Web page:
Of course, I did not know that when, as a tourist in 1963, I first went to Jamestown Island Historical Park looking for the fort. My goal was to walk where Captain John Smith walked and gain some sort of context for the near-mythological but gruesome Jamestown story I had read—the one where most everyone but Smith was incompetent and chose to die rather than work. That was when a National Park Service ranger told me the "long lost erosion" story. But I also learned that there was a colonial soil layer buried under a fort I did find, the 1861 Confederate earthwork appropriately named Fort Pocahontas. The thought occurred to me at that moment: maybe someday some archaeologist might take a look under there.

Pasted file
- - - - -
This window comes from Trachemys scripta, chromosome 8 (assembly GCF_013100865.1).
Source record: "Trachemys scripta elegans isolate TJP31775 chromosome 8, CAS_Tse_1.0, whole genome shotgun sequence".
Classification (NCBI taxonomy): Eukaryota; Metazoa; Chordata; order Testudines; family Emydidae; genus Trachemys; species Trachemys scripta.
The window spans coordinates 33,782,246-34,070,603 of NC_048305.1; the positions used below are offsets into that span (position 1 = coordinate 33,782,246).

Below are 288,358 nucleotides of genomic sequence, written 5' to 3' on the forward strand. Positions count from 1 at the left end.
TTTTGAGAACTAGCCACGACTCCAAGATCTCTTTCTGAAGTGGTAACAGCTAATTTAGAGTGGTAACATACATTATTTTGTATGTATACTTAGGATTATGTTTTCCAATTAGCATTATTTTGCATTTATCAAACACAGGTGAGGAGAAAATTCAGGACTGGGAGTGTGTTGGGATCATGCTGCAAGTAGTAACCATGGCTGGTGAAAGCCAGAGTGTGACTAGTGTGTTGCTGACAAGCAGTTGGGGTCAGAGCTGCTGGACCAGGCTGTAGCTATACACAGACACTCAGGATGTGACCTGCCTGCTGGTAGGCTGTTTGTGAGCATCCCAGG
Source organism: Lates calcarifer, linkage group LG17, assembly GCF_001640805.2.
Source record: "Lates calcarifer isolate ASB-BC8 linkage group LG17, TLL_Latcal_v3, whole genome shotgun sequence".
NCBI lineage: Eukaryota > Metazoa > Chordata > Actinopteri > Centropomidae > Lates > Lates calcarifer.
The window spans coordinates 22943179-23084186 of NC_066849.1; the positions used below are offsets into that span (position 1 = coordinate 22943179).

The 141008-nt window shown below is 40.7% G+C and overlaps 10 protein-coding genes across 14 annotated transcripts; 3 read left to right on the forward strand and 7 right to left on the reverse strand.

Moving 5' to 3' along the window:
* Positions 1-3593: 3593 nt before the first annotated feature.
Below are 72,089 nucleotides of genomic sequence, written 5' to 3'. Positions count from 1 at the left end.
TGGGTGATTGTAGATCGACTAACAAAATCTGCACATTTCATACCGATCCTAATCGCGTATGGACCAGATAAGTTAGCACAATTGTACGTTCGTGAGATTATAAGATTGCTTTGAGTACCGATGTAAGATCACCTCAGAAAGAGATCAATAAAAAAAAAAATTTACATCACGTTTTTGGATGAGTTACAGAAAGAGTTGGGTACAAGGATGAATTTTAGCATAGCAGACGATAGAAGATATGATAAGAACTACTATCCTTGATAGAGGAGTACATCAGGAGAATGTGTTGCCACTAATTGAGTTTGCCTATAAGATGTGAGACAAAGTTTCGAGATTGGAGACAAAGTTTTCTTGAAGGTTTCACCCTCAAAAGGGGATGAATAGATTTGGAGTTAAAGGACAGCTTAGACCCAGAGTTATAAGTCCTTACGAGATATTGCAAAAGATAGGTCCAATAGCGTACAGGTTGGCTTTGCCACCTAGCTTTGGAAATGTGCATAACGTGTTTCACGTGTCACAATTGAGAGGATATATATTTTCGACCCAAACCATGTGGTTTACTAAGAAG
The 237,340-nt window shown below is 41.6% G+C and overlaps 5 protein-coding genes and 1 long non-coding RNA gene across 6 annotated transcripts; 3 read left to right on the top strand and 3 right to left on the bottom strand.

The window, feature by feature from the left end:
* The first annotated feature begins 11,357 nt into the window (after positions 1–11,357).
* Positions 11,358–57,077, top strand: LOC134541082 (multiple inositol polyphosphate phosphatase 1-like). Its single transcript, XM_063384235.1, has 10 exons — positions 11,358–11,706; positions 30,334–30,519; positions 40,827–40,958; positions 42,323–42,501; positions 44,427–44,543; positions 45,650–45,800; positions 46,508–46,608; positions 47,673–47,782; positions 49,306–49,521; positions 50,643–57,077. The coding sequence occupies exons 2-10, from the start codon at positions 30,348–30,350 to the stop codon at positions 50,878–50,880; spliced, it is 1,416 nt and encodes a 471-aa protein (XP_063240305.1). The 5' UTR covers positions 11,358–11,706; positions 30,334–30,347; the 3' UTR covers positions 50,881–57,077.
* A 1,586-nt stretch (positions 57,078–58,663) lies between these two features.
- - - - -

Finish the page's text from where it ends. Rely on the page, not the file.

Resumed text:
That someday came to me thirty years later, after becoming an archaeologist and after a decade of discussions with the landowner, the Association for the Preservation of Virginia Antiquities. As the 400th anniversary of Jamestown appeared on the horizon, the APVA, now called Preservation Virginia, was ready to consider a plan to find the 1607 James Fort. Two thousand and seven would be a birthday party year for the nation. We all agreed that discovering the lost fort would be the very best birthday present imaginable.
But to be honest, when the first shovel went to earth in 1994, I felt as if I was mostly whistling in the park. The crowd of knowledgeable skeptics almost undermined any confidence that I had. Nevertheless, I told myself, at the very least it was up to someone to prove that the fort site was NOT to be found.